Well in advance of pondering any questions of an interpretative nature, the reader is likely to be bedeviled by the matter of the temporal-cum-causal relation to one another of the play’s five dramatic episodes.   That the two prologues take place successively over the course of a single evening is clear from the fact that they both center on the anticipation of the arrival of the soprano, which happens only near the end of the second one.  That Scene I takes place at some months’ or years’ distance from the prologues is clear from its abundance of references to a long and still-ongoing series of opera performances featuring both the soprano and the bass (and possibly the conductor as well), its lack of references to the Bass’s thousandth Ochs, and the like.  That Scenes II and III take place after Scene I is implied by their practical adoption of the publisher’s conceit that “each of [the characters] can be described as a particular kind of animal.”  Beyond this, all is mere conjecture.  To be sure, it may seem obvious that the two prologues take place before Scene I because in the second prologue the Bass repeatedly seconds the Director’s deprec(i)ations of artistic couples, while in Scene I he is himself a member of such a couple (the other half of it being the soprano).  But the prolegomenal secondings may be mere hypocritical lip-service, and one must also somehow account for the highly nettlesome fact that the servants are present and quiescently attending to their duties throughout Scene I, despite having been apparently throttled to death at the end of the second prologue.  (Admittedly the original German [Weg mit den Zeugen {“Away with the witnesses”} as against my “Death to the witnesses”] leaves room –barely—for the possibility that the bass and the conductor do not actually intend to kill the servants, but I for one would be reluctant to continue working for somebody who had choked me even to the point of mere unconsciousness.)  Naturally one’s inner civic association book-group member would like to kick back, light up a spliff, and sententiously urge, “But surely, mohn, de temporal sequence of de plyeh is irrelevant, given daht so many tings daht could never happen in real life—people treating inanimate dummies like real people, one of dese inanimate dummies playing de piano, people’s heads being replaced by animals’ heads—happen in it.  Surely, mohn, one should just savor deh plyeh as a series of temporally mutually independent segments.”  Naturally, I say, one wants to do this, but one really can’t get away with it, because The Celebrities is too intensively preoccupied with temporally conditioned matters to profit from such a voiding of the temporal field on the part of the reader-spectator.  Again, I emphasize: Bernhard is no Beckett.  His artists are artists occupying a quite specific historical niche—namely, that of the third generation of performing artists of the twentieth century, the second one having consisted of the first great crop of artists to be electrically recorded and filmed in sound.  (It is surely no accident that all of Bernhard’s artists’ mentors had in real life some connection to the record or motion picture industry.)  And these third-generation artists are captured, so to speak, at a specific swathe (i.e., a collection of specific points) of the artistic lifespan—namely late youth through late middle age, a swathe at whose earlier border one’s native gifts (such as they are) begin to “pack up” (as the Bass puts it), and at whose later border one’s biological stamina begins to perceptibly to deteriorate.  This means that while of course the play’s non-naturalistic elements can only be interpreted in a non-naturalistic register, the upshot of this interpretation must be reintegrated into a naturalistic hermeneutic plane—that, for example, while the artists’ murdering of their three-dimensional mentors is of course a symbolic act, there presumably is a reason it occurs immediately after the bass’s one-hundredth singing of Ochs, not long after the death of the unnamed “prophet of doom,” and so on, and that the artists’ more equable attitude to their mentors in Scene I is somehow connected to the temporal distance of the events referred to in this scene from those referred to in the second prologue.  As I said, any more detailed temporal sequence than the one outlined above is mere conjecture, but for what it is worth, I believe that Scenes I through III take place perhaps a year or two after the Second Prologue; and that whereas at the time of the first two prologues, the coupledom of the Bass and the Soprano, while already extant, has yet to solidify, and the artists’ professional reputations have yet to reach their zeniths, by the time of Scenes I through III, the Bass and the Soprano are effectively married and the artists have all effectively eclipsed their mentors (or at least convinced themselves that they have done so).  And from this belief I derive the inference that the massacre of the dummies at the end of the second prologue is essentially a parricidal (yesyesyes: a.k.a. Oedipal) complement of the fratricidal dismemberment visited on the “prophet of doom” via the welter of anecdotage retailed by the artists throughout these first two episodes; that the artists’ depreciation of their mentors and former colleague is a necessary and effectual means of shoring up their own reputations.  I infer further that the artists’ retroversion to the panegyric mode in Scene I—as witnessed, for example, by the bass’s extolling of Richard Mayr as “The most significant Ochs / and the most significant bass of his time” and of Lotte Lehmann as “the greatest Marschallin of all time”—is an epiphenomenon of their newfound vocational complacency, that as they no longer feel threatened by their mentors they can resume praising them, but this time with the difference that they need no longer apostrophize them, need no longer address them as though they were present as potential interlocutors—whence the metamorphosis of the mentors from three-dimensional dummies at ground level to two-dimensional portraits suspended overhead along the wall.  “And yet curiously enough the title of this scene—‘The Perfidy of the Artists’—is identical to that of the First Prologue, which suggests that the praise is lavished on the mentors here no less hypocritically than it was there.”  No: rather, this correspondence indicates that the object of the artists’ perfidy has shifted from their deceased predecessors and peers to the living human society of which the artists form a part as active exponents of their métier.  When the artists were at the middle of the artistic-professional heap they betrayed the dead because the dead were in no position to resist them; now that they are at the top of that heap they betray the living because now the living are also in no position to resist them.  And whence does the artists’ newfound irresistibility by the living issue?  It issues from the economic and identitarian supremacy of culture in Austria and from the performing artist’s function as the cornerstone of Austria’s cultural institutions, from his indispensability to the show that must go on if Austria is to continue functioning as a political and geographical entity that the world recognizes as materially different from both Germany and Switzerland.  The Salzburg Festival is Austria’s flagship cultural institution, Der Rosenkavalier is the Salzburg Festival’s flagship opera, and Ochs is Der Rosenkavalier’s flagship character; hence, The Celebrities’s Bass, being the reigning Ochs, can shape the human geography of Salzburg to his fancy; he can “set in motion” the chancellor and president of the entire country like marionettes in order to prevent his view of a mountain from being spoiled by the erection of a skyscraper.  The Director execrates politicians as “gravediggers” and “plunderers” of the State, but the Bass’s tax-evading policy of always demanding three times as much as the going rate suggests that among the principal beneficiaries of the politicians’ rapine must figure the artists, whose ever-escalating guarantees cannot but eventually bleed the State treasury dry.  From representing the artists as virtual thieves it is an easy, if mildly gratuitous, transition (one abetted by the spectacle of rampant gluttony to which the reader-spectator has already been treated in the two prologues) to representing them as actual animals, whence their bestiarial “revelation” as an ox, a cock, a cat, and so on in the last two scenes.  All of this is of course quite in line with Bernhard’s interviewial animadversions on state-subsidized art in Austria, on the moral and artistic necessity for Austria’s cultural institutions to begin shifting for themselves.  But it would be a shame if The Celebrities had basically to be described as a play “about” the perfidiousness of cultural subsidies, if its metaphysical and moral orbit were really so parochial as the Kulturwelt of 1970s Austria, if it had nothing more to say than “The current crop of leading Austrian performing artists are a bunch of spoiled—albeit undeniably talented—brats.”  Thankably, an attentive reading reveals that there is much more to the play than that, although regrettably with the discovery of its greater breadth of applicability comes a discovery of its diminished aesthetic coherence.  The most obvious—if also the most trivial—of Die Berühmten’s generalemes is the internationality of certain of its living characters’ spheres of professional activity.  The Bass, we know, is an extraordinarily popular figure not only at the Salzburg festival but also at New York’s Metropolitan Opera, where at last count he has sung Ochs 130 times.  And the Conductor tells us that he has recording engagements in cities dispersed among three countries and two continents—Berlin, Paris, and Chicago.  And finally the Publisher says that he is bringing out a book by a Viennese-born American professor.  All this suggests that the damage wrought by the Austrian artists’ megalomania has not been confined to their home country.  To be sure, we hear nothing of the Bass’s subornation of Abe Beame in an attempt to block the construction of an office building that would mar his (the Bass’s) view of Central Park (and to be sure presumably not even Luciano Pavarotti would have succeeded at such an attempt), but we are doubtless safe in concluding that he has managed to make the lives of plenty of New Yorkers plenty miserable by throwing his formidable Ochsian weight around.  In its most suggestive register, the artists’ international habitus adumbrates a prescient (or preemptive) critique of the so-called winner take all cultural system of the 1990s and beyond, a system wherein the top performers in every highly publicized field of endeavor—from sports to film acting, to, yes, conducting and opera-singing—manage by dint of sheer visibility and mobility to void the field of all competitors and pocket the lion’s share of the budget of every project in which they are involved.  (Although I refuse to stoop to treating the play as pièce-à-clef, I cannot help noting that the Conductor’s itinerary is reminiscent of an early example of one of these all-taking winners, Georg Solti—the Grand Poobah of late twentieth-century studio opera recordings.)  And moving on to Number 2 in the deparochializing catalogue, we have the aforementioned declaration by the publisher that “Poetry is beyond the reach of the race of performers,” a declaration that suggests that the loutishness and mendaciousness of this particular passel of performing artists is not historically specific, that Toscanini, Lehmann et al., were every bit as borné and perfidious as their successor-assassins, merely in virtue of being performers of great works of art rather than producers or [if you insist and don’t mind  directing me to the nearest unseated toilet bowl] creators of such works.  Is Bernhard’s polemic then completely historically undirected or [again if you insist and &c.] timeless, such that the translator should seriously contemplate dropping the “the” from “of the artists” in three of his scene-headings, so that they refer to the “perfidy” and “revelation” of “artists” in general (a construction left construable by the original German, with its freer use of the definite article)?  Not necessarily, for if the publisher’s word is to be regarded as not only the last but also the definitive one it must be integratable into the balance of the play’s system of exemplification; it must jibe with everything the rest of the play implies about general phenomena based on the specific examples of those phenomena supplied by it.  In this case we need to look for examples of performers of yore behaving as perfidiously as those of the present, and such examples turn out to be quite scarce.  Indeed, I can locate only one: Emmanuel List, from whom the Bass claims to have learned his three-times-as-much-as-the-last-guy formula for arriving at a fee to request.  But List does not figure among the gallery of dummies, which suggests that he is not important enough to be regarded as an exemplum.  In point of unbudgeable fact, the dummy-gallery is so pithily eloquent a representation of the previous generation of performing artists that not even the most vivid of the play’s anecdotes centering on members of that generation (e.g.—or, perhaps, i.e.—the Bass’s on Toscanini’s hissy fit at the “art mill”) can compete with it; such that the only way Bernhard could have properly conveyed any sort of plus ça change-ist theme would have been by including a scene or set of scenes in which Toscanini, Lehmann, et al. (either again as dummies or this time as impersonated by living actors) squared off against their own set of dummified mentors (Hans Richter[?], Nellie Melba[?], et al.).  In the absence of such an offsquaring, The Celebrities cannot help suggesting that there is something especially rank and despicable about the present generation of performers and that “poetry” might just possibly have lain within snatching distance of certain members of the performing “race” of the early twentieth century.  But I cannot let the roulette wheel of The Celebrities’s thematic upshot rest here, for there is one more fillip to be administered to the parochial Stucksanschauung, and that fillip is to be provided by the figure of the artists’ deceased contemporary, the so-called prophet of doom, the conductor who had to take a gig in Buenos Aires because nobody in Europe would hire him.  This figure strikes me as a kind of dry run or prototype of Wertheimer in The Loser.  Like Wertheimer, he hailed from a prosperous family and while still very young found his professional niche as a successful performing artist.  Like Wertheimer, early in his professional life he encountered another exponent of his chosen métier (Toscanini the great conductor, an analogue to Gould the great pianist) whose technique he could not equal, and who consequently engendered in him an overwhelming sense of inadequacy that sent his career into a permanent tailspin.  And, finally, like Wertheimer he seems to have been vouchsafed by his professional failure a kind and degree of insight denied to his more successful colleagues.  Admittedly in his case the seeming is quite a bit less nearly certifiable as being than it is in Wertheimer’s, because unlike the narrator of The Loser, the Bass and the other artists are not failers in their own right and therefore take more pleasure in poking fun at their dead friend’s visible idiosyncrasies than in analyzing his psychology or personal ethos.  But the very honorific “prophet of doom” speaks volumes, specifically the dozens of slim octavo Suhrkamp codices filled with the jeremiadical ravings of Thomas Bernhard’s Geistesmenschen, among whom Wertheimer is certainly not the least distinguished.  The inclusion somewhere in the dialogue of the briefest smattering of a quotation of one of this Prophet of Doom’s prophecies would have sufficed to establish him as a proper Bernhardian Geistesmensch, and thereby greatly constrain the limits of the Publisher’s stricture on performing artists; in other words, to establish that as far as Bernhard is concerned involvement in the performing arts on its own need not render one incapable of appreciating or understanding poetry.  (It should perhaps be clarified that the Publisher, being a non-producer of poetry himself, would derive no sense of superiority from declaring that performing artists were incapable of producing poetry.  His stricture implies the following hierarchically couched pair of statements: “Those who cannot produce but can understand may quote and pontificate as I do.  Those who cannot even understand must make do with performing.”)  But as the play now stands, it leads us to infer—admittedly in the teeth of both the historical record and large portions of the remainder of the Bernhardian corpus (and despite the aforementioned confinement of its examples of artistic perfidy to the present generation of artists)–that the connection between performing and philistinism is more likely causal, tight, and essential than casual, loose, and contingent; that the very inclination to be a performer is at minimum a generally reliable indicator of the incliner’s incapacity to understand or enjoy the very works that he seeks to perform.  (Lest one imagine that such a sentiment is beyond the pale of plausibility, one should recall the case of David Garrick, the greatest Shakespearean actor of the eighteenth century, who first thought about reading the Bard’s works only after retiring from the stage.)  The Loser, by way of its narrator’s and Wertheimer’s geistesmenschial rants, inculcates the comparatively heartwarming lesson that an early setback as a performing artist can be the catalyst of a richer and more enlightened (albeit less pleasant) experience of the world.  The Celebrities, in default of any such rants from the prophet of doom, inculcates the thoroughly demoralizing lesson that an early setback as a performing artist may eventuate in unmerited professional success, gross material comfort, and a pigheaded (or, rather, ox-, cock-, cat-, &c. headed) lack of insight into anything but one’s own financial interest.  For we must remember that the Bass, like Wertheimer and the narrator in The Loser, had his own early demoralizing encounter with a superior talent, the conductor Josef Krips, and has nonetheless managed to develop into a fatuous, uncultivated, morally purblind megalomaniac (largely thanks, let it be said, to the timely intervention of the Prophet of Doom, who directly after the Bass’s Kripsian down-dressing consoled him by playing through Schubert’s Winterreise with him and telling him that he was “the ideal Ochs.”  Let it be said also that while these kind offices certainly raise one’s opinion of the moral worth of the Prophet of Doom, they do not on their own suffice to establish The Celebrities as a telethon hymn to artistic failure with the Prophet of Doom as its poster boy; for if the guy who finishes last is to serve as a norm, he must be shown not only to be nicer, but also to know more or better, than those who finish first.). But it gets even more demoralizing than this; for admixed with the Bass’s scads of platitudes and howlers are a goodly number of less orthodox sentiments that would not be out of place in the mouth of a Bernhardian Geistesmensch or even of Bernhard himself—and not always even in his “exaggeration artist” mode.  First there is his depreciation of the opera-producing scene as “an assembly line… a single colossal exercise in mass production,” a metaphor that is a sort of streamlined late-industrial version of Bernhard’s elaborate conceit, cobbled together during the 1984 Woodcutters interview, of the world of Viennese cultural production as a “culture mill” (a conceit that itself would appear to be a jaundiced anti-tribute to the Prophet of Doom’s “art mill,” a former actual timber mill converted into a rehearsal space).  Then, close on the heels of this metaphor, comes a full-fledged, not ungeistesmenschwürdig mini-rant on “Art in general,” which, the Bass says, “is nowadays nothing but a gigantic exploitation of society / and … has as little in common with art as musical notes have with banknotes,” such that “The great opera houses like the great theaters / are nowadays merely great banking houses / in which so-called artists amass gigantic fortunes.”  Here, not only the sentiment but the rhetoric is idiomatic, with the zeugmatic turn from “musical notes” to “banknotes” being especially characteristically Bernhardian. (Cf. “Watten’s” turn from “artist” in the default sense to “quick-change artist,” Concrete’s from “humane” to “canine” [or “dog-like,” David McLintock’s less pointed choice])  Equally characteristic in both registers is the Bass’s witty follow-up to the Publisher’s remark that “general managers of theater companies read only three or four books a year”: “the first two of these three books are the railway timetable and the land register” (If my urban Anglsopheric readers will substitute telephone book for land register, they will get a pretty good idea of the level of crassness the Bass is consigning the theater-company managers.)  But without a doubt the most undamning Bassism of all is his apotheosizing tribute to his grandfather, “whom,” he says, “I loved as I did no other human being / and who has remained the most important human being in my life,” from whom he claims to have acquired the superheroic power “to remove myself from the world,” not to mention “Talent / mathematics/ physics / geophysics / my entire nature.”  Here again the words dry run and prototype spring to mind, but this time the final product is so close to its predecessor that on second thought one is more inclined to term the prototype the final product and the final product an instance of self-plagiarism.  Anyone enthused enough about Bernhard to read these present notes treating of a fairly arcane corner of the Bernhardswelt is almost bound to be familiar with this quasi self-plagiaristic passage, as it hails from one of the most famous (and celebrated) of all texts in the Bernhardian corpus, Wittgenstein’s Nephew.  It is the passage in which Bernhard coins the famous (and celebrated) word Lebensmensch, or, in the English of the established translation,[1] life support, a coinage that he uses in order “to describe the person from whom I draw my strength—for I truly have no other source of strength—and to whom I have repeatedly owed my survival” (18), the “one person who has meant more to me than any other since the death of my grandfather, the woman who shares my life and to whom I have owed not just a great deal but, frankly, more or less everything, since she first appeared at my side over thirty years ago” (ibid).  This is one of those infrequent but decisive passages in Bernhard wherein the vituperative monologist knowingly and without a trace of embarrassment lets his guard down to show us not so much what he really cares about as what he believes nobody can help caring about.  (Other such passages include the one in Concrete in which Rudolf lingers over the evocative smell of his mother’s coats in her closet, in Old Masters in which Reger laments the old masters’ unfailing knack for “letting us down when we need them the most,” and in Woodcutters in which the narrator warmly extols the Burgtheater actor’s atypically incisive tableside speech).  Here, that ineluctably care-exacting thing is our dependence, no matter how misanthropic by temperament we may be, on at least one other human being, the Lebensmensch.  And here although the referent of the first of these Lebensmenschen to be mentioned is obviously a woman, it is abundantly clear from the context that the superlatives Bernhard applies to her originally applied to his grandfather: “Until thirty years ago,” he implies, “I owed not just a great deal, but more or less everything, to my grandfather, and only since then have I owed not just a great deal, &c. to this woman [i.e., Hedwig Stavianicek, whom Bernhard had the good fortune to meet right after his grandfather’s death].”  Naturally, one’s inner AP English teacher can come up with any number of Occam’s razor-defenestrating cases for not making too much of the parallel between the two avicentric eulogies: she can, for instance, point out that in 1976 Bernhard could not have known that he would have occasion to praise his grandfather some six years later; or that there is obviously a difference between sincere praise and hypocritical praise, and that the amply demonstrated phoniness of the Bass’s enthusiasm for literature (“Gundi supplies me with all the heavyweight stuff [e.g., the “must-read author” Proust]) makes it eye-burstingly clear that his enthusiasm for his grandfather is equally sham.  But I prefer to think that Bernhard knew exactly what he was doing in putting sentiments so near to his (eventually) avowed own into the Bass’s mouth.  By 1976, you see, Bernhard had already published the first two volumes of his memoirs, in which, though Bernhard’s grandfather is not explicitly termed a Lebensmensch, he does figure as a much beloved and revered personage.  If Bernhard had meant to dissociate himself from the Bass’s Lebensmenschernennungerei, he doubtless would have made the person to whom the Bass claims to owe his entire nature some other sort of relation—a mother, an uncle, a second cousin three times removed; really any kin-type but a grandmother (as Bernhard’s maternal one figures as a kind of vice-Lebensmensch in the memoirs) would have done.  “Surely you’re not saying that Bernhard is effectively saying something so unregenerately, irredeemably crude as Le Bass, c’est moi.”  Indeed I am, barring the irredeemably bit.  I descry the ghost of redeemability in the Bass qua Bernhard self-portrait firstly because for all the bad-mouthing of  I have done of him so far, I don’t think the Bass is quite as awful as all that.  Yes, he is a glutton and a megalomaniac, but as I have already shown, he is also not without wit; and as for his philistinism: it is at least superior to that of the most despicable of Bernhard’s cultural ignoramuses—for example, Extinction’s Ma and Pa Saurau, one of whom has never heard of Kafka, and the other of whom would (at least so his son conjectures) rather see Kant executed than a prize pig slaughtered.  At least the Bass is going through the motions of keeping up with serious literature; at least he can be bothered on the cultural front to pay the hypocrite’s tribute to virtue.  It would appear that one is entitled to say of the Bass, as of the the Aeuersbergs, the husband-and-wife hosts of the “artistic dinner” party in Woodcutters, that though he may be one of “the worst kind of people,” at least he isn’t one of “the very worst.”  Secondly, I recall that Bernhard himself studied to become both a singer and an actor, that his record collection consisted almost entirely of recordings of standard-repertory nineteenth-century works, that he claimed that “nobody reads less than I do,” and that at his main residence, the farmhouse at Ohlsdorf, there were a dozen or so pairs of shoes for every book.  Naturally (naturgemäß), I do not wish to make too much of these biographemes, to copy in crude obverse the error of the model AP English essay writer (see the appendix of the early 1980s edition of Perrine’s Poetry: Structure, Sound, and Sense if you think I am making this up) who maintained that the concluding sentiment of Philip Larkin’s “A Study of Reading Habits”—to wit, “Books are a load of crap”—could not have been the author’s on the evidence that Larkin was a librarian.  Naturally, I do not believe that Bernhard wants us positively to love the Bass just because he has a handful of things—albeit fairly hefty things—in common with himself; naturally I do believe that the intentional thrust of the Bass’s characterization, as well as of The Celebrities as a whole, is basically satiric.  But I believe that one of the principal targets of this satire is Bernhard himself.  In a way, one should not be surprised or disconcerted to discover this, for few of Bernhard’s prose texts are free of self-satirizing moments, moments in which the narrating “I’”s seeming monomania on some highfalutin topic like music or metaphysics yields pride of place to a preoccupation with some ridiculously or even contemptibly trivial gewgaw like a rubber sausage or a mechanism for more speedily donning and removing one’s shoes.  Such moments are basically thematic counterweights to the eulogistic outbursts discussed above, and inasmuch as The Celebrities contains outbursts of this sort we must expect it to contain outbursts of the counterweighing sort.  But in the prose texts, the ridiculed figures are Geistesmenschen, figures who by default emanate an aura of heroic intellectual vitality from which the satirical episodes detract only to the extent of preventing us from virtually deifying the monologist (or, rather, one might cynically argue, preventing us from chucking the book aside in an access of incredulity in face of such untarnished brilliance); whereas the Bass in The Celebrities accosts us by default as a kind of Ungeistesmensch, a purveyor of intellectual rubbish, a veritable engine of fatuity, a man unaccustomed to talking accountably about anything, such that in his hands (or lungs) the elegiac and trivial modes alike come across as but standard-selection flavors of his favored medium of bullshit.  To encapsulate the distinction in psychological terms: the Geistesmenschen when they rave about their grandfathers or their shoe-buckling mechanisms are genuinely and thoroughly worked up about these things, and the fact that they are so indicates on the one hand a capacity for empathy (or some other universally lauded “human” quality), and on the other a clinically presentable form of barminess; whereas the Bass, the Ur-ungeistesmensch, when he raves about his grandfather or the absent countess’s salmon sandwiches is only half-heartedly worked up about these things, just as he is only half-heartedly worked up about the “artistic assembly line” or the unletteredness of the general managers of theaters—sure, he cares about them, but more as occasions for attitudinizing than as things-in-themselves—and the fact that he is so indicates on one and only one hand a kind of middling deficiency in the universally lauded “human” qualities along with a clinically presentable form of well-adjustedness.  “So then at arse, you’re saying that the Bass is nothing more or less praiseworthy or reprehensible than a normal bloke?”  At arse, yes, I am, though I would perhaps refine the designation a bit and call him “a normal bloke with dominant assholish traits and recessive nice-guyish ones.” “Hmm.  Doesn’t sound like very promising material for the excoriating hyper-Juvenalian sort of satire we expect from Bernhard.”  Indeed it (or he) doesn’t, and in the end I don’t think this is the sort of satire The Celebrities delivers up.  The Juvenalian mode of satire, after all, requires a rigorous and steadfast adherence to a belief in extremes—in a monstrous horde of extreme vices pitted against a unimanually itemizable cadre or cabal of extreme virtues.  The Celebrities, by both qualifying the viciousness of its exempla’s vices and counterpoising them with selected virtues (whose virtuousness is complementarily qualified), tends to level the moral landscape into something more nearly resembling a plateau, and hence ultimately cannot be adjudged anything more acerbic than a Horatian satire.  “So, then, what are we to make of such undeniably extreme elements as the dummicidal rampage and all the Animal Farm-alia—and of the more timeless themes to which you said they pointed?”  I am afraid they must be regarded as Juvenalian excrescences inamenable to harmonization with the play’s Horatian tenor (not to be confused with the Wagnerian Tenor of the play’s dramatis personae).   “And when we pare these excrescences away what are we left with?” I don’t know: you tell me.  “Well, perhaps some late twentieth-century Austrian analogue to [gulp] one of the lighter Woody Allen movies of the same microepoch?”  What’s with the gulp?  Is it really such a crime to have penned the script of an Austrian Manhattan or Hannah and Her Sisters?  Certainly the worst of middle-period Woody Allen is far superior to the best of what the present generation of TV, movie, and theater critics extol as serious drama, and I for one would much rather see the genuine foibles and folkways of top-flight musicians and actors gently pilloried than to see the authorially fabricated canting pseudo-philosophy of bottom-flight junkies, pimps, and prostitutes reverently fellated; and as for the Juvenalian bits: I can much better brook the bestialization of full-fledged human beings than the canonization of virtual animals.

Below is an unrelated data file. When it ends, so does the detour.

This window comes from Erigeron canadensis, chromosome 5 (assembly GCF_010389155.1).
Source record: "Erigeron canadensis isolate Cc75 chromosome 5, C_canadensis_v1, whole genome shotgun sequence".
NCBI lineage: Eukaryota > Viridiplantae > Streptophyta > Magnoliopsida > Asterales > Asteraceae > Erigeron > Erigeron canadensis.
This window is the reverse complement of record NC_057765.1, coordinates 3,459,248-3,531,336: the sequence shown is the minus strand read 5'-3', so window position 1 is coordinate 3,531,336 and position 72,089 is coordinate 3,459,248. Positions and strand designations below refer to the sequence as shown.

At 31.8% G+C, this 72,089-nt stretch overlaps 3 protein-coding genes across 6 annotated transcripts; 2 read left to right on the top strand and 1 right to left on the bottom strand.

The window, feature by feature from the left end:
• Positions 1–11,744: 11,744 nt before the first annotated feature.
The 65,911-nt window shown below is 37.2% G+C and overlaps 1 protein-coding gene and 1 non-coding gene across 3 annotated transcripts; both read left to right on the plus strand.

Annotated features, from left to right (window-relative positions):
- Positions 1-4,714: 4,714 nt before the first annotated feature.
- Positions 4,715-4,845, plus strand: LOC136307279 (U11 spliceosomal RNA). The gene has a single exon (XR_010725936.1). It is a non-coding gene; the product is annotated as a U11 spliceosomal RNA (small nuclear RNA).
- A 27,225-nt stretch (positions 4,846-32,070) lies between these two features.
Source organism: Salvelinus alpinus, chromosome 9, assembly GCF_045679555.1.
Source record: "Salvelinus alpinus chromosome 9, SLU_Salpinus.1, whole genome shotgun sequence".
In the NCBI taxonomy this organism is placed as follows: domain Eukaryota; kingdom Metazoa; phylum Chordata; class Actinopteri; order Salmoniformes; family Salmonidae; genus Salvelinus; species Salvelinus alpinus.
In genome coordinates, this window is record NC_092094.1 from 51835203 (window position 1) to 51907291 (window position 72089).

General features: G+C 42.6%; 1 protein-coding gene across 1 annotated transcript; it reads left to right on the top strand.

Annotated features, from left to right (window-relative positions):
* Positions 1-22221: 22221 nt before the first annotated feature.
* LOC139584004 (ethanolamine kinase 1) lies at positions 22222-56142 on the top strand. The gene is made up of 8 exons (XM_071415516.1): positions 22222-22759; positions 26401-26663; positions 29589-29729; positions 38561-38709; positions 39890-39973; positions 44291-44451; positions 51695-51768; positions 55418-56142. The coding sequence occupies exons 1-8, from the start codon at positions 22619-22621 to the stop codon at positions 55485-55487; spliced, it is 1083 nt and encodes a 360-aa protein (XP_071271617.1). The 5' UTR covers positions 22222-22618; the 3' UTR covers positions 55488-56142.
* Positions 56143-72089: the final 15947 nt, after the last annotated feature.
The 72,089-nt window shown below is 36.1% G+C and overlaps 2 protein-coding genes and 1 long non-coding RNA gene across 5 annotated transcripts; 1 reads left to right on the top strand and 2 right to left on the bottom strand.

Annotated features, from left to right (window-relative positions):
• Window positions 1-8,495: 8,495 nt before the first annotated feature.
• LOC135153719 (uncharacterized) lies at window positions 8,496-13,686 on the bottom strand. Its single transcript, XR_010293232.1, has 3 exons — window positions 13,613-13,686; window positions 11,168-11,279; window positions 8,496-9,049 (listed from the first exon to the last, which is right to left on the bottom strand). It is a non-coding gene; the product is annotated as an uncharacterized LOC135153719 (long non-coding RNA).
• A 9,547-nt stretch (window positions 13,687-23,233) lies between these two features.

[1] Again by David McLintock, though here, unlike vis-à-vis Concrete’s “dog-like,” I think his rendition superior to the only imaginable alternative, “life person.